I just spent a delightful week teaching writing to a lovely, intelligent group of children on their spring break. We had a very animated, enthusiastic debate on the relative benefits of writing with paper and pen versus email, texting or other technology (either way, I see Canada Post is encouraging us to send messages by snail mail).
One witty reason presented for preferring paper was that you could make the excuse “the dog ate my homework,” but the rebuttal was equally clever: “The cat walked over my keyboard and everything was deleted.”
My personal preference is paper. I love writing letters and cards by hand, although a good chunk of time must be set aside for this endeavour. For me, it all about aesthetics and a leisurely, thoughtful way to express one’s news.
The first letter I wrote, apart from my weekly news to Gran, which began as soon as I could write, was a fan letter to Beatrice Arthur — do you remember her program called Maude?
Believe it or not, she wrote back, all the way from Hollywood (backhand, using a big blue felt pen on cream-coloured Maude stationery). Imagine her writing to a lonely little girl in Fredericton, New Brunswick. I will keep her letter forever, and one of my small regrets is that as an adult, I never wrote to thank her for how her kind gesture thrilled me (she died in 2009).
Letters, as we know, are a dying art, but I have discovered a wonderful book of letters that I highly recommend, both for your reading pleasure and as a unique perspective on Canada.
Canada, A Portrait In Letters by Canadian historian Charlotte Gray (2004, Anchor Canada) was a national bestseller and is a thick, but fascinating, read, full of historic as well as contemporary correspondence. Maps, diagrams, illustrations and photos accompany many of the letters (including the back-and-forth banter with sketches of our maple-leaf flag), and Gray’s interesting, informative introductions preface each piece of writing.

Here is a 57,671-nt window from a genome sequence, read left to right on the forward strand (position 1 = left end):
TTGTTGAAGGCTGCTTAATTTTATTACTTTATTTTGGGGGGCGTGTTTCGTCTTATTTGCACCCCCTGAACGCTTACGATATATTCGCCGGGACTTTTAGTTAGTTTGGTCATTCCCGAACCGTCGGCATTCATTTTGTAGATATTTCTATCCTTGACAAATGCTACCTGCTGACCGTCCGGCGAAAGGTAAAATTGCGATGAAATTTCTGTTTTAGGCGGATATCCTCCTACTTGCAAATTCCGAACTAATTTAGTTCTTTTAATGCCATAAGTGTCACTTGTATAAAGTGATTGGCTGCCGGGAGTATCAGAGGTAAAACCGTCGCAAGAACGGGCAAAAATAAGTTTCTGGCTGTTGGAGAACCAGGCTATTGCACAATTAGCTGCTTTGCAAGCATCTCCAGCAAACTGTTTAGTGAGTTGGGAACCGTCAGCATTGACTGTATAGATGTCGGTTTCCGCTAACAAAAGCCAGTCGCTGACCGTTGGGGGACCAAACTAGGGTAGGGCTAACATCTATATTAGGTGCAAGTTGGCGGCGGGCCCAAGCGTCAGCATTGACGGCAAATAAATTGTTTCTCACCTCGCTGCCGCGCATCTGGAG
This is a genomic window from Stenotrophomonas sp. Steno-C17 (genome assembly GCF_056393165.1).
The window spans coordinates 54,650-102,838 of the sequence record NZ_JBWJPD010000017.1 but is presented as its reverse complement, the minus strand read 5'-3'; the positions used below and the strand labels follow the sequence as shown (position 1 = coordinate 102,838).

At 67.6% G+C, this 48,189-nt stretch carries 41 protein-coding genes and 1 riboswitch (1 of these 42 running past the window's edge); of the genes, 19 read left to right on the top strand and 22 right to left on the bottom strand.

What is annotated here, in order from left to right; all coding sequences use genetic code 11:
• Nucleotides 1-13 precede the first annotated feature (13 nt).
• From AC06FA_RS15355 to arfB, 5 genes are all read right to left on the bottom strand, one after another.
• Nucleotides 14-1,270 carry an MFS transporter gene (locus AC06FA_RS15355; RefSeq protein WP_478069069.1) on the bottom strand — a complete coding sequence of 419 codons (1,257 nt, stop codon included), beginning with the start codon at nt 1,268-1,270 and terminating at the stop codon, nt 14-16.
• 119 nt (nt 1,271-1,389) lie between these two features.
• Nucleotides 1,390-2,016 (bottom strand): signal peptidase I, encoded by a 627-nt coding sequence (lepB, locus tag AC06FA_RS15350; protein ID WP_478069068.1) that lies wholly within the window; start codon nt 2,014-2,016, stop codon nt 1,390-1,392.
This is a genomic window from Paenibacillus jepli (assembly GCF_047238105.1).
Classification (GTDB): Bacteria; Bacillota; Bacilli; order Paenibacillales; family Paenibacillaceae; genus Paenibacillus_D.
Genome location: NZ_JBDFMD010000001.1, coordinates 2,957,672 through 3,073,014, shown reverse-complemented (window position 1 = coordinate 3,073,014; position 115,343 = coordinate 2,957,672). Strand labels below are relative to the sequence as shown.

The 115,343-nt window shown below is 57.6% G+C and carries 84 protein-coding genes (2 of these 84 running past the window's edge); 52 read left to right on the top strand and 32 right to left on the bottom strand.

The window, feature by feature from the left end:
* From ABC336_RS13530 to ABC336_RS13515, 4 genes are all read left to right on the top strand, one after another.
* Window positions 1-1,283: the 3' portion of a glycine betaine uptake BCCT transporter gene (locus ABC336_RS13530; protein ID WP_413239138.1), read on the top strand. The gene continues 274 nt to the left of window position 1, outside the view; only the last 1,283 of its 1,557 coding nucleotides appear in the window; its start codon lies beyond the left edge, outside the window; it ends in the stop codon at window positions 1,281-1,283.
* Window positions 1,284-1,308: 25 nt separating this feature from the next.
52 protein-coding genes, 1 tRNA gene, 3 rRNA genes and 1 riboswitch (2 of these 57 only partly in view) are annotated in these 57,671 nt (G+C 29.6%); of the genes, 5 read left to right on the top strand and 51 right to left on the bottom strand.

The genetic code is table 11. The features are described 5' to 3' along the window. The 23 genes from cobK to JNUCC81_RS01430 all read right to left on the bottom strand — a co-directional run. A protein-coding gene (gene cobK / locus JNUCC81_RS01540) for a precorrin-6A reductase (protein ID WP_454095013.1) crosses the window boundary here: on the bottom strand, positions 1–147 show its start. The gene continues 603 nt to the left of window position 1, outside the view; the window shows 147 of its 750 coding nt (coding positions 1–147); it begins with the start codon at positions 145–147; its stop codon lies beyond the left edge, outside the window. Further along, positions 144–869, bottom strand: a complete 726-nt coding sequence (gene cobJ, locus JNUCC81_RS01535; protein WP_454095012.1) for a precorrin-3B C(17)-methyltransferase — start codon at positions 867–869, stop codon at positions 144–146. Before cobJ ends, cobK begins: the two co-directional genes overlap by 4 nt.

Divided into four time periods between 1800 and 2000, this book tells the history of Canada through written communication.
There are letters from immigrants, nurses, fishermen, politicians, feminists, farmers, homesick soldiers, scientists, writers, lovelorn couples and explorers, including a lengthy 1822 letter from Sir John Franklin, leader of the ill-fated Franklin expedition. Oh what hell he describes as he and his men freeze in the Arctic and have to eat lichen off the frozen rocks, which gave one member of the party “severe bowel complaints” as they trudged across the vast north.
In 1800, Dr. John Caleff from the tiny towns of Saint Andrews and St. Stephens along the southern coast of New Brunswick writes to a military authority up north in Fredericton about administering the new smallpox vaccine: “The people of St. Stephens keep a constant guard against any persons going among them that may endanger their taking the Infection, they say it would ruin their sawing and fishing industry …” (a little bit of history repeating itself?).
One of the most memorable letters, written in 1898 and described by Gray as “one of the most blatant exercises in maternal manipulation,” is from Isabel Mackenzie King to her son, future prime minister William Lyon Mackenzie King, when “Willy” was young and ambitious and attending Harvard, and announced that he planned to marry a German woman a bit older than himself.
Isabel reacted with an extremely intense letter listing all the reasons that he must support his family instead. “No Billy, there is lots of easy flesh … I have built castles without numbers for you … I am getting older now Willy and disappointment wearies and the heart grows sick … I think charity begins at home … you who have such a big heart will not forsake me … I am afraid that these Harvard young men have contaminated you but, when you come to your sense, you will look at all things in the light we do …”. Gray adds that his engagement subsequently “crumbled.”
Do you recall the period in the late 1970s when Joe Clark ran for prime minister and his feminist wife caused many a ruffle — mostly among conservative men — by insisting that she be called Maureen McTeer rather than Mrs. Joe Clark? James F. Hutchinson wrote a letter to the editor of the Globe and Mail. It was around the time that Margaret Trudeau posed in a skimpy blue bathing suit and was smoking pot in New York.
Hutchinson wrote: “ … and now we have Joe Clark’s wife, whatever her name is. When we had W.L.M. King and R.B. Bennett things were so peaceful. I think now it was because they didn’t have wives.” And wait until you read the notes back forth from Ottawa about dance-hall girls in the Yukon (“dance halls are an evil …”).
Letters tell much about our times. Why not write an Easter card and send it snail mail this year? In 50 years, people might be aghast at what you say!